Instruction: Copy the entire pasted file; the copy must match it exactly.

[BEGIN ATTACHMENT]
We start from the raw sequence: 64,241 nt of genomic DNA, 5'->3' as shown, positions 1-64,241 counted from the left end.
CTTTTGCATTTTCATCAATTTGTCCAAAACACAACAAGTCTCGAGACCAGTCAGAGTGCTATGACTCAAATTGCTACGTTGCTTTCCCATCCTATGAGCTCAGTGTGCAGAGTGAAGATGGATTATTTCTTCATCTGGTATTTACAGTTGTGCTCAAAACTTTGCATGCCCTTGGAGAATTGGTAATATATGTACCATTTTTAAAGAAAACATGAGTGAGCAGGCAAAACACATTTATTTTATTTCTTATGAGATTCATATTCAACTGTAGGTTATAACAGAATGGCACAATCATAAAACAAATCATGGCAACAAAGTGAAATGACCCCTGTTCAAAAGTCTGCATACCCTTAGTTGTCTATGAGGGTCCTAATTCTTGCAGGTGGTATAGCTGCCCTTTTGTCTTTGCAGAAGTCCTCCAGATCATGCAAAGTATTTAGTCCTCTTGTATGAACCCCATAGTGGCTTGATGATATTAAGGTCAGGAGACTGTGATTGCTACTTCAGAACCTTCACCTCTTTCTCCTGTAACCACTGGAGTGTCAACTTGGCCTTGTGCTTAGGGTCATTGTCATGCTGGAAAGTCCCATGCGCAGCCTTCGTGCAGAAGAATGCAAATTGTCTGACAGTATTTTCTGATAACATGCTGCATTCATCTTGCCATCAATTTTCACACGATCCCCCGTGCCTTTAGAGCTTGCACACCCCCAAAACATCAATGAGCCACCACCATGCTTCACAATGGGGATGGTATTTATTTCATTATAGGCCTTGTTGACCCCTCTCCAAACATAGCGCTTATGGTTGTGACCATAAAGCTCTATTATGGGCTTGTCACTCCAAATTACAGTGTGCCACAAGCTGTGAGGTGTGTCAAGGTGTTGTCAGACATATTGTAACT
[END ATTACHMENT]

We start from the raw sequence: 64,241 nt of genomic DNA, 5'->3' as shown, positions 1-64,241 counted from the left end.
CTTTTGCATTTTCATCAATTTGTCCAAAACACAACAAGTCTCGAGACCAGTCAGAGTGCTATGACTCAAATTGCTACGTTGCTTTCCCATCCTATGAGCTCAGTGTGCAGAGTGAAGATGGATTATTTCTTCATCTGGTATTTACAGTTGTGCTCAAAACTTTGCATGCCCTTGGAGAATTGGTAATATATGTACCATTTTTAAAGAAAACATGAGTGAGCAGGCAAAACACATTTATTTTATTTCTTATGAGATTCATATTCAACTGTAGGTTATAACAGAATGGCACAATCATAAAACAAATCATGGCAACAAAGTGAAATGACCCCTGTTCAAAAGTCTGCATACCCTTAGTTGTCTATGAGGGTCCTAATTCTTGCAGGTGGTATAGCTGCCCTTTTGTCTTTGCAGAAGTCCTCCAGATCATGCAAAGTATTTAGTCCTCTTGTATGAACCCCATAGTGGCTTGATGATATTAAGGTCAGGAGACTGTGATTGCTACTTCAGAACCTTCACCTCTTTCTCCTGTAACCACTGGAGTGTCAACTTGGCCTTGTGCTTAGGGTCATTGTCATGCTGGAAAGTCCCATGCGCAGCCTTCGTGCAGAAGAATGCAAATTGTCTGACAGTATTTTCTGATAACATGCTGCATTCATCTTGCCATCAATTTTCACACGATCCCCCGTGCCTTTAGAGCTTGCACACCCCCAAAACATCAATGAGCCACCACCATGCTTCACAATGGGGATGGTATTTATTTCATTATAGGCCTTGTTGACCCCTCTCCAAACATAGCGCTTATGGTTGTGACCATAAAGCTCTATTATGGGCTTGTCACTCCAAATTACAGTGTGCCACAAGCTGTGAGGTGTGTCAAGGTGTTGTCAGACATATTGTAACT